# Homework Help: Calculus of Var, Euclidean geodesic

1. Jul 12, 2012

### cpsinkule

1. The problem statement, all variables and given/known data
Calculate the geodesic for euclidean polar coordinates given ds$^{2}$=dr$^{2}$+r$^{2}$dθ$^{2}$

2. Relevant equations
standard euler-lagrange equation

3. The attempt at a solution
I was able to reduce the euler-lagrange equation to $\frac{d^{2}r}{dθ^{2}}$-rλ=0 where λ=$\sqrt{(\frac{dr}{dθ})^{2}+r^{2}}$ is the Lagrangian itself (namely the linear element)

My main concern is that I have the correct differential equation, I'm curious because I can't possibly imagine how this author expects me to solve that if it is indeed the correct DE for the lagrangian.
1. The problem statement, all variables and given/known data

2. Relevant equations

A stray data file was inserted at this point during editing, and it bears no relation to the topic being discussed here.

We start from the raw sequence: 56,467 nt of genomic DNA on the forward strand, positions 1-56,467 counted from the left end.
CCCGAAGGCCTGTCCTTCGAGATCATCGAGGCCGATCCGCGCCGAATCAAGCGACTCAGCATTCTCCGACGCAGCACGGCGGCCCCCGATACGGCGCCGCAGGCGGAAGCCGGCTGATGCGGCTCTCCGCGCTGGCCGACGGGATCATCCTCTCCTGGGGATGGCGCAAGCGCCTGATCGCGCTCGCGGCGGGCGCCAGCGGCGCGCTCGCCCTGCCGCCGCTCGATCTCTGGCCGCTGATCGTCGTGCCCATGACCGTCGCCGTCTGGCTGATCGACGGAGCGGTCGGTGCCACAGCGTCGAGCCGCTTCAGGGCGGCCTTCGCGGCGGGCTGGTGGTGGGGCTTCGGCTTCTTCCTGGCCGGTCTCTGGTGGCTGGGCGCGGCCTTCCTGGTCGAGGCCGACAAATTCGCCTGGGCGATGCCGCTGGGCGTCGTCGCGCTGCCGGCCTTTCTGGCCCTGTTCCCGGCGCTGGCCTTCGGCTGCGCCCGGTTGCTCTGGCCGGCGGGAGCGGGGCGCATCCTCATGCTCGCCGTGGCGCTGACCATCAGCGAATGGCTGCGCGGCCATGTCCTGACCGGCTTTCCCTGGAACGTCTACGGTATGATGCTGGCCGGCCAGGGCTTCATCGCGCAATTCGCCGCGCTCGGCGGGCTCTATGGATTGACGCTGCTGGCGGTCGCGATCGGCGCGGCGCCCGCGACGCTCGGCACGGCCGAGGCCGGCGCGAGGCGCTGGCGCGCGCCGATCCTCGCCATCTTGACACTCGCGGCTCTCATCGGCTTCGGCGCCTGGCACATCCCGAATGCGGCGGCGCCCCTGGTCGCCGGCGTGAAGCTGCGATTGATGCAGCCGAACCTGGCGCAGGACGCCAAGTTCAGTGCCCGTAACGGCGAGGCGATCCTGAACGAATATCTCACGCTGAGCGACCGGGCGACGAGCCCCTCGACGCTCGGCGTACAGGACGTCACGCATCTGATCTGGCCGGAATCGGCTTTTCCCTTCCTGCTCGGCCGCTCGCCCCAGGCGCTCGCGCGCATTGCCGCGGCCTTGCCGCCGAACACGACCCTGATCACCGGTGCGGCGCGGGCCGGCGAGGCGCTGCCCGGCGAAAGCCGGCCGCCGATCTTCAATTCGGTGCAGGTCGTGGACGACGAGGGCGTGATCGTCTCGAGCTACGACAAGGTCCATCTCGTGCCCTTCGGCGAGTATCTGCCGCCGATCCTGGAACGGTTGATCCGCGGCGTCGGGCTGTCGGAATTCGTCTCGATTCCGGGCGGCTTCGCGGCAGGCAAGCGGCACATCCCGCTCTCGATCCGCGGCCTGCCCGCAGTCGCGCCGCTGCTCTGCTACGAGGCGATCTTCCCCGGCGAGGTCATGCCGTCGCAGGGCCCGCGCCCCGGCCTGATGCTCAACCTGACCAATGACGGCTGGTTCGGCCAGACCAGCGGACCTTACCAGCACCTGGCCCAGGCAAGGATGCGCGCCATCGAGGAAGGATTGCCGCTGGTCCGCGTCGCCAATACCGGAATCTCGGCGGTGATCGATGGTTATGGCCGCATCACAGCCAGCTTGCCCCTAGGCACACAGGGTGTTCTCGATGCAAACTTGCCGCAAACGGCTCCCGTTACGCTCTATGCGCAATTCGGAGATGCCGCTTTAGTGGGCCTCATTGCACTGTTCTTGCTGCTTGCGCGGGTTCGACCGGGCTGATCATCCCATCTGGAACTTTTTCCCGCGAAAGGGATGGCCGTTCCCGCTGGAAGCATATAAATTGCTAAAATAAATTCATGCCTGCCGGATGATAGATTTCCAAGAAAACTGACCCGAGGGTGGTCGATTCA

3. The attempt at a solution

2. Jul 13, 2012

### Kreizhn

Were you asked to solve it? Most geodesic equations cannot be solved analytically and require numerical analysis.

3. Jul 13, 2012

### cpsinkule

I would think it would be easy to solve because it is obviously a straight line, that's why I think I have done something wrong to get this non-linear second order DE.

4. Jul 13, 2012

### Kreizhn

I do not necessarily think it would be easy. Given an arbitrary straight line that does not cross through the origin, how would you write this in polar coordinates? It is actually a very difficult thing to do.

5. Jul 13, 2012

### cpsinkule

so does that mean I have the correct DE? i'm not too worried about actually solving it, just that I have the right one and applied the E-L equations correctly to this problem

6. Jul 13, 2012

### Kreizhn

I haven't had to do this stuff in a long time, but I computed my geodesic equations to be

$$\frac{d^2 r}{dt^2} - r \left( \frac{d\theta}{dt}\right)^2 = 0, \qquad r^2 \frac{d^2 \theta}{dt^2} + 2r \frac{dr}{dt} \frac{d\theta}{dt} = 0$$